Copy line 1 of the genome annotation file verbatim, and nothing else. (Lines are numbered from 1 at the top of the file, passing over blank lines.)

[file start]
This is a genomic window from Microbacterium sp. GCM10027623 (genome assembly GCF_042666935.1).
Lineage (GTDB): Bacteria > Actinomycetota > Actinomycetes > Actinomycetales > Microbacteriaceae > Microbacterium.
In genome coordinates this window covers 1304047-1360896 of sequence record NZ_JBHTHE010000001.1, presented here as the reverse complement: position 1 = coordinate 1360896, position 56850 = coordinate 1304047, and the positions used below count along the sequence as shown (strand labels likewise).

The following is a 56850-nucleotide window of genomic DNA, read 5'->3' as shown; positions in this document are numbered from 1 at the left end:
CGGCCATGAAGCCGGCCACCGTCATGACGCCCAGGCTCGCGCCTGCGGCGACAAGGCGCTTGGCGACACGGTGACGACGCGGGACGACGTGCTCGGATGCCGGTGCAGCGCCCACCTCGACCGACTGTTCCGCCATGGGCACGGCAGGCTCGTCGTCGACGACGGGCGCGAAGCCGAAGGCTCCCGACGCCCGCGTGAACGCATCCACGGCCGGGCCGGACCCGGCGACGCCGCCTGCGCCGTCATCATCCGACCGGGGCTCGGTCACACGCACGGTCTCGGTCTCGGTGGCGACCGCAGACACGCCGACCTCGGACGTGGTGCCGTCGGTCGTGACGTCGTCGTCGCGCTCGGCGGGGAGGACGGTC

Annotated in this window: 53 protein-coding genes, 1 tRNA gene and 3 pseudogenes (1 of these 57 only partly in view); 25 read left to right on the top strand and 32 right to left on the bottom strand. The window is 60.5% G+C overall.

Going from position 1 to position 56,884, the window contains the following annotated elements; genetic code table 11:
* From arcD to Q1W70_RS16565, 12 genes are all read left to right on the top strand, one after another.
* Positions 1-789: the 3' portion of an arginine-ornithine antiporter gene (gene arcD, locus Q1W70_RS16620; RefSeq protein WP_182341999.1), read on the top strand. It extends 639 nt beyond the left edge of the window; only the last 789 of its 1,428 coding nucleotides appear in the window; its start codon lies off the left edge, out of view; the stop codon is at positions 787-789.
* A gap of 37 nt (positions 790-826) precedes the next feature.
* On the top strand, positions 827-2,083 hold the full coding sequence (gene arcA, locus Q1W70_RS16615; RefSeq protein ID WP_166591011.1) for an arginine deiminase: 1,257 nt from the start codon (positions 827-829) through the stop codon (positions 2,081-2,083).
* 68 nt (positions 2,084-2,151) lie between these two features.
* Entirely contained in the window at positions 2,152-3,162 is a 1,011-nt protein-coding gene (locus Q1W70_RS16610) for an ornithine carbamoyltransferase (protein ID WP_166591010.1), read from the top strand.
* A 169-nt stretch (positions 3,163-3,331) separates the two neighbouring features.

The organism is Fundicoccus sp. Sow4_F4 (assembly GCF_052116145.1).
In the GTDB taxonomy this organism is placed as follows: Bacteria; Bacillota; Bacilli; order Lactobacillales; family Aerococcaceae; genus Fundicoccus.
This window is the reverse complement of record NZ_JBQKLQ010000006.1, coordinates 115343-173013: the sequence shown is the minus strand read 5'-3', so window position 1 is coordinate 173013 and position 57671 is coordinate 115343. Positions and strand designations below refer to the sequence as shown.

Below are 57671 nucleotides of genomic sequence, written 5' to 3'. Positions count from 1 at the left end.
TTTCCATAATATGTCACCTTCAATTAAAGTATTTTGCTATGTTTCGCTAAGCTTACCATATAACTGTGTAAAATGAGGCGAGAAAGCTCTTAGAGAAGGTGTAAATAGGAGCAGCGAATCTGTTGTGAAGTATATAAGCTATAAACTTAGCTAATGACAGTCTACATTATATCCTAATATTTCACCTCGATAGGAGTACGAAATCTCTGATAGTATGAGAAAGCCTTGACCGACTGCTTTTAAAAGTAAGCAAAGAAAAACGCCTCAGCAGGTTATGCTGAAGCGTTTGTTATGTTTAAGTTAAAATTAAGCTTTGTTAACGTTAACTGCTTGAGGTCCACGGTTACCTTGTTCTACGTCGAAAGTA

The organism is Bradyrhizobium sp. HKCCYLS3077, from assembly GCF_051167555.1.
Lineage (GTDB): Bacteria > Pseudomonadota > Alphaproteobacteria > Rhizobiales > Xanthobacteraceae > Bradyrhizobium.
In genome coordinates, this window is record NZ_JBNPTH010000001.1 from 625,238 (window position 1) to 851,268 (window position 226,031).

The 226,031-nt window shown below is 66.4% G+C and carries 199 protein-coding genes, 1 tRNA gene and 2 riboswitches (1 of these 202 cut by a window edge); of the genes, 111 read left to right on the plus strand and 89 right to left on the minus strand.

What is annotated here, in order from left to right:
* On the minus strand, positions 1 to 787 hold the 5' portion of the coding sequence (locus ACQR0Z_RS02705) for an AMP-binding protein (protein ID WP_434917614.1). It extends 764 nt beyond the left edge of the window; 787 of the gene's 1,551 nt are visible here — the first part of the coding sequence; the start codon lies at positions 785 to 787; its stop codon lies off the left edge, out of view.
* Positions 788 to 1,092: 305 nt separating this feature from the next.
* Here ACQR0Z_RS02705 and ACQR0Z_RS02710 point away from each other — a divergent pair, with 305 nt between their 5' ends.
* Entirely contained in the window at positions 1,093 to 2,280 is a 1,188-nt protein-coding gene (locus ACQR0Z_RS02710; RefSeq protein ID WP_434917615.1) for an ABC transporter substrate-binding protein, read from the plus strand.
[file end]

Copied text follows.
This is a genomic window from Microbacterium sp. GCM10027623 (genome assembly GCF_042666935.1).